Carmona to get ‘instrument of appointment’ tomorrow
By COREY CONNELLY Sunday, February 17 2013
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Members of Parliament and Senators of the Peoples' Partnership stand at attention for the playing of the National Anthem on Friday at the eighth meeti...
As a child, he felt that he would have never amount to much. But now that most of the protocols have been observed, the stage is set for Justice Anthony Thomas Aquinas Carmona to become Trinidad and Tobago’s fifth President, the youngest in the nation’s history.
Carmona’s life and that of his family will change in ways he never thought possible.
The Santa Flora-born Carmona, 59, who served as a Puisine judge of the Supreme Court of TT for the past nine years, is expected to be officially installed as the country’s new Head of State on March 18. The oath of office will be administered by Chief Justice Ivor Archie during an inauguration ceremony, possibly at a public venue.
The ceremony takes place one day after President George Maxwell Richards, 82, formally demits office, after serving two consecutive terms.
However, tomorrow, in an historic first, Speaker of the House of Representatives Wade Mark will present a report of the Electoral College — which some regard as an instrument of appointment — to Carmona in person during a simple ceremony at a reception lounge of the Parliament.
Carmona, the sole nominee to be this country’s President, was confirmed in the post during the Eight Meeting of the Electoral College in the Parliament Chamber at Tower D of the International Waterfront Centre, Wrightson Road, Port-of-Spain on Friday.
Mark declared Carmona to be the next President in accordance with Section 31 of the Constitution of the Republic of Trinidad and Tobago and Regulation 9 (1)(b) of the Electoral College Regulations of 1976.
Carmona’s nomination was also accepted by the Opposition People’s National Movement, civil society and other interest groups.
The father of two, who celebrates his 60th birthday on March 7, brings to the Presidency, a distinguished career in public service, backed by strong family values, unshakeable faith and integrity above reproach.
Prime Minister Kamla Persad-Bissessar, speaking at the meeting of the Electoral College, alluded to these traits. “He has been nurtured by loving parents and a family who instilled in him and demonstrated qualities of the highest human and moral character; of faith, fairness, humility and love. He is guided by the deep spiritual convictions of his faith,” she told the Electoral College.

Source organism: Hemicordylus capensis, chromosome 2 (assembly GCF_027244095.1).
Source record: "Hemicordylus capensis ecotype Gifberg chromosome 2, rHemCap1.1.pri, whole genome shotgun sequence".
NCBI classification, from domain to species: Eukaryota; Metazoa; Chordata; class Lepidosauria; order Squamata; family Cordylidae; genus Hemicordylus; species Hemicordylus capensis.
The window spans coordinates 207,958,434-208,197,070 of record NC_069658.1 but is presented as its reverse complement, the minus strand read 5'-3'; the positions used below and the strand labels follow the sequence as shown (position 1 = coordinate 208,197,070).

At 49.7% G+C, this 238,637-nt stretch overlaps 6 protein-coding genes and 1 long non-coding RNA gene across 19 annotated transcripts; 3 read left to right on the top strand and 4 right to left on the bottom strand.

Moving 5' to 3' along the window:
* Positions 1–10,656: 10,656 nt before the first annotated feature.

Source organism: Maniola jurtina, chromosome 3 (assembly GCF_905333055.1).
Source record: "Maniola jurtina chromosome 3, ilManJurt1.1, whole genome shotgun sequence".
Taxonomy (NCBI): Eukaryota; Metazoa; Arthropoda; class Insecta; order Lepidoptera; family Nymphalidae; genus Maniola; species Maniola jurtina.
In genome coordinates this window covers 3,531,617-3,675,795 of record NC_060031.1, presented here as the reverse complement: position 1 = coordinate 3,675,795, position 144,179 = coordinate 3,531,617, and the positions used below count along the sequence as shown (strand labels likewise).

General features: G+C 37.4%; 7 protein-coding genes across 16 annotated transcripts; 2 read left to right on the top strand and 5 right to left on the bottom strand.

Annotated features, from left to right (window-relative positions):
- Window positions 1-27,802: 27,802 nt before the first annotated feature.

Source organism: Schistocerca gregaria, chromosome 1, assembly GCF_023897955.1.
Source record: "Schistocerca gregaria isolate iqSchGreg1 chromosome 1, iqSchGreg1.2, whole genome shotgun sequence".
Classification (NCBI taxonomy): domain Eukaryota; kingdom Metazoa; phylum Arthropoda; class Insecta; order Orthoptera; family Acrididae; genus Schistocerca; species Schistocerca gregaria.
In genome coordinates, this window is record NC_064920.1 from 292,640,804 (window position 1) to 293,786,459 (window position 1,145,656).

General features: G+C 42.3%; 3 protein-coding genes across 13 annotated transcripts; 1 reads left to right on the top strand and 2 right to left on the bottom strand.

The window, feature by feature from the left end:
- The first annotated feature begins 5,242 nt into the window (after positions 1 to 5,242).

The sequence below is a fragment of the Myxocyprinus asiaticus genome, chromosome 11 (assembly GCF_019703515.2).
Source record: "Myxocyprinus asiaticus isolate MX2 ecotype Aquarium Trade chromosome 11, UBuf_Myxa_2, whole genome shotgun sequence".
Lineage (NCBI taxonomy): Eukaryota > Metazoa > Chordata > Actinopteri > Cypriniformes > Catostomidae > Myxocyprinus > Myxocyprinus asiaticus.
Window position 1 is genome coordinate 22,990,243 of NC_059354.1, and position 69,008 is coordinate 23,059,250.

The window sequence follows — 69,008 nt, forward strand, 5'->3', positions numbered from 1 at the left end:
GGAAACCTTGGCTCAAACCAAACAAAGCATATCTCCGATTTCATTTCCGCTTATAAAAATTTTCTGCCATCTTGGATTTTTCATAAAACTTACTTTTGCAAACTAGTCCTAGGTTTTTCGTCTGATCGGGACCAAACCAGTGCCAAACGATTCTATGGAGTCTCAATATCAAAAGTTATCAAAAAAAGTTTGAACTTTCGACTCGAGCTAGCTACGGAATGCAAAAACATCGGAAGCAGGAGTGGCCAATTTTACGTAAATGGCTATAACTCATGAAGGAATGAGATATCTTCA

“He comes out of the bosom of and remains rooted in Trinidad and Tobago, equipped with a distinguished academic and legal career spanning over three decades.”
The Prime Minister regarded Carmona as “a man of the people, on equal with the highest echelons of our Land” but one who mingled with ordinary folk whether it was during his trips on the water taxi to and from San Fernando or joining hands with fellow parishioners during services at Church of the Assumption in Maraval or at the La Divina Pastora Church in Siparia on Sunday mornings.
Indeed, Carmona, during his stint on the bench, has made numerous headlines, especially as it related to the human condition, the country’s crime situation and the apparent indifference of some in society to the menace.
Most recently, during one of his sittings in the San Fernando Second Criminal Court, he expressed shock that there was no public outcry over the shooting of eight people in Beetham Gardens, Port-of-Spain.
The persons, who included three women, were seriously injured when men opened fire on them as they played dominoes at a house in Beetham Gardens on the night of January 17. One of the men subsequently died.
Had the shootings occured in the United States, Carmona said, it would have made world news.
“There has been a type of muted response....As a society, we can’t be insensitive to the dilemma faced by law-abiding citizens,” he said.
During her address to the Electoral College on Friday, Persad-Bissessar also noted Carmona’s suitability in meeting the demands of the exalted office.
Stressing that the office of President was not a ceremonial position, as is widely perceived, the Prime Minister said: “Our President is the vital and critical collective voice and conscience of our people. His role in our Republic is far reaching, decisive, constant and always vigilant. His impact will be experienced in all spheres of our national life and by citizens throughout our twin- island Republic.”
In the meantime, Carmona has already begun to make the transition from legal luminary to the highest public office in the land.
On Friday, he cleared out his office and said farewell to staff at the Hall of Justice, Port-of-Spain, where he had worked for many years.